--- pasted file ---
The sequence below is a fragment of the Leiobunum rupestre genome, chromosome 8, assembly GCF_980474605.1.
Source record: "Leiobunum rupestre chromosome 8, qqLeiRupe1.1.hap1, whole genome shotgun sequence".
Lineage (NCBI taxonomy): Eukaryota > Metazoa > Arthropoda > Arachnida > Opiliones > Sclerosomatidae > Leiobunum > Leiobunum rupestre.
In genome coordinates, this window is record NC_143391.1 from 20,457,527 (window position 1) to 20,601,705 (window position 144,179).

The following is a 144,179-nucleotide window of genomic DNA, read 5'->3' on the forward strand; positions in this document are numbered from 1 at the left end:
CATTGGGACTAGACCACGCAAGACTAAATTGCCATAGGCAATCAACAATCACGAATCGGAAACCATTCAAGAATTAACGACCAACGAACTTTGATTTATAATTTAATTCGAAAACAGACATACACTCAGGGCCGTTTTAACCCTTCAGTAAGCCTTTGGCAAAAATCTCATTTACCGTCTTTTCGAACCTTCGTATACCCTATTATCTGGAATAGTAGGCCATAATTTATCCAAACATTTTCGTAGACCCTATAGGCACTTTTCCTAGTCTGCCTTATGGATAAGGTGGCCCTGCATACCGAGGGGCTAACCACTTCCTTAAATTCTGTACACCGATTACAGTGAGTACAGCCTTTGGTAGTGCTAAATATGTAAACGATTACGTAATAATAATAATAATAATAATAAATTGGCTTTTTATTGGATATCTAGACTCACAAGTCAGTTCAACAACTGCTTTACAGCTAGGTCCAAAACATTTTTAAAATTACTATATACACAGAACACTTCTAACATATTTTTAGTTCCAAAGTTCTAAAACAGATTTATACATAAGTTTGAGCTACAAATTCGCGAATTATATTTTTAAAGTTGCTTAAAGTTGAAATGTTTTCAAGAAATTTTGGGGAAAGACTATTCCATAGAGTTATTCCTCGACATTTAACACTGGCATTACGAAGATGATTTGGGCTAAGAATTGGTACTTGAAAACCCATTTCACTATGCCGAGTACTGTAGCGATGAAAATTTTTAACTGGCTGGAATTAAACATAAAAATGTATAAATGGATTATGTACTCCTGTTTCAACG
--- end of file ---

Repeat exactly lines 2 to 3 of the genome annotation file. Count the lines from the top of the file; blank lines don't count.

Source record: "Leiobunum rupestre chromosome 8, qqLeiRupe1.1.hap1, whole genome shotgun sequence".
Lineage (NCBI taxonomy): Eukaryota > Metazoa > Arthropoda > Arachnida > Opiliones > Sclerosomatidae > Leiobunum > Leiobunum rupestre.